“In your marriage, who is the boss?” our driver, Arman, asked in a playfully provocative tone, like he was setting up the punchline of a joke.
My partner and I looked at each other, laughed, and shrugged. Arman belonged to the Minangkabau, the society recognized among anthropologists as the world’s largest and most stable surviving matriarchy* (though some prefer to call it a gylany, matrix, matrifocal or matricentric society, or something else to avoid conjuring images of mythical Amazons). Knowing this, I presumed his question was part of a routine entertainment for tourists.
“For us it is the woman who is boss,” he continued, predictably. “The woman has all the privileges; she owns everything. The men, we own nothing.”
I knew that the Minangkabau, like most Indonesians, are Muslims. In May 2009, one of the first things I noticed upon arriving in their homeland—a stretch of volcanic highlands running along the western coast of Sumatra—was that a higher percentage of women here wear the hijab (here called jilbab) than did further north, near Medan and around Lake Toba. In fact, well over half of the adult women covered their hair in public. But here, as elsewhere on Sumatra, the headscarf appears to be as much a fashion statement as a covering for modesty. It’s often brightly colored or festooned with beads, sequins, rhinestones, small brooches, lace, or shimmery ribbons. Many women sport styles with a dainty sun visor in the front. Pretty much anything you can do to a hat is done to the Sumatran jilbab.
These observations, and Arman’s good humor at his lack of patrimony, made me wonder how I should understand the Minangkabau matriarchaat (their word, borrowed from the Dutch). What truce had been struck between Islam and matriarchy?
In the small villages surrounding Mount Marapi, which lies at the center of the Minangkabau creation myths, Arman lead us down tangled lanes lined with traditional Minangkabau homes. Many of these were great wooden structures, some as much as 300 years old, tattered or rotting in places, patched or expanded upon over the years. These traditional homes are long, each enclosing a broad rectangular hall over an empty ground floor, once used to house livestock. Their roofs are arched to suggest the horns of a buffalo. There were newer dwellings too, without the ground floor for livestock, with SUVs parked out front, satellite dishes growing like mushrooms of modernity from balconies and awnings.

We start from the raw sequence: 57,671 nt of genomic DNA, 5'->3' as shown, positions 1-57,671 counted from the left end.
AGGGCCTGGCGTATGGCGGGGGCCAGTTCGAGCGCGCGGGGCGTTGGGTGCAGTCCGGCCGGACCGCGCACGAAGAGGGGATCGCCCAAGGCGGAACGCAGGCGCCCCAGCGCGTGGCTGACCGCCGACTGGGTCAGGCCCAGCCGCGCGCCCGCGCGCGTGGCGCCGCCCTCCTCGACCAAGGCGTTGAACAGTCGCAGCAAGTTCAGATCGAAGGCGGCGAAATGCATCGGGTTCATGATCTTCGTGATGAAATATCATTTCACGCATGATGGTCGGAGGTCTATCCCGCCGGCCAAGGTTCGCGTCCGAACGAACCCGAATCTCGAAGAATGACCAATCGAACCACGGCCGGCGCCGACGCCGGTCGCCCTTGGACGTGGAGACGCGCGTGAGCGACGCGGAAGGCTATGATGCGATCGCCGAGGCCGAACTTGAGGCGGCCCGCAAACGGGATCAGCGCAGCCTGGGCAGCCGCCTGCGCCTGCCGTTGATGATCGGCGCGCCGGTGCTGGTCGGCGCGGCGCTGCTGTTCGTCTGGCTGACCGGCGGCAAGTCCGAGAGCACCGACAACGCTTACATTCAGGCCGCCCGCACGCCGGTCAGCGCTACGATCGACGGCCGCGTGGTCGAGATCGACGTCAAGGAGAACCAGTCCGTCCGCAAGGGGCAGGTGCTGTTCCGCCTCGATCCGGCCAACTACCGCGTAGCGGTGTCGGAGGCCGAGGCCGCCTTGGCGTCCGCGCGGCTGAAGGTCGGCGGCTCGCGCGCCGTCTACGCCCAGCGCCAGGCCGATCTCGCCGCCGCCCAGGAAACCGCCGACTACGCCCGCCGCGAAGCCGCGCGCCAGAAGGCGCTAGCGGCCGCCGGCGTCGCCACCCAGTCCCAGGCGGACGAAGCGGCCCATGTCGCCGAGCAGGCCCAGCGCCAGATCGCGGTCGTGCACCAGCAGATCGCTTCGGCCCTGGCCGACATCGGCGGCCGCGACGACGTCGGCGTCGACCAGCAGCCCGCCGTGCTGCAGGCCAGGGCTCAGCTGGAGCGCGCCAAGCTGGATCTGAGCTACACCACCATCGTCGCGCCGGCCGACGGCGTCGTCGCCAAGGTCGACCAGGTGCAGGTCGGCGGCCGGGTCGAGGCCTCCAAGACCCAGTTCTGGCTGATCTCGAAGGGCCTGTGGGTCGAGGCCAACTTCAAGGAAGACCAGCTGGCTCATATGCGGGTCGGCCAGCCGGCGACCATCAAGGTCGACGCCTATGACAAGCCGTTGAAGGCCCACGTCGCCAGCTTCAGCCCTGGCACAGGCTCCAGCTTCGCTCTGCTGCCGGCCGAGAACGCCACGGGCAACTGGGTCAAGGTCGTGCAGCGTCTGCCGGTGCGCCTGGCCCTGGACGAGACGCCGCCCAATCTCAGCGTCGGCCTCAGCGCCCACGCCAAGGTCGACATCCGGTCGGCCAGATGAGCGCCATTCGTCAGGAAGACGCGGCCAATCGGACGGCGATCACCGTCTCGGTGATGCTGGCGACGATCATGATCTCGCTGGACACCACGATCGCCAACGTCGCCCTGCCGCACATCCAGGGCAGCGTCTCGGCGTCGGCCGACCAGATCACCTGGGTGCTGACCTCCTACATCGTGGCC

Wherever we passed, Arman stopped and chatted amiably with whomever was out. There was a conspicuous absence of men in the villages, so mostly we met middle-aged women, and children. Several women graciously let us into their homes so we could take a look at the living arrangements of the rumah gadang, or traditional longhouse, which is meant to house an extended family.
Each home is a single large, common living space, with a row of cramped, dark rooms along the back wall—bedrooms for each married woman in the family to have some privacy with her husband. Instead of what Americans would call furniture, well-used rugs, cushions, the odd wooden chest, and simple wall decorations (including posters of Bollywood stars), made the cavernous common rooms feel casual, lived in, even cozy. On one end of each longhouse was a small kitchen area, where stairs lead down to a hearth built into the dirt floor, surrounded by soot-encrusted pots and pans.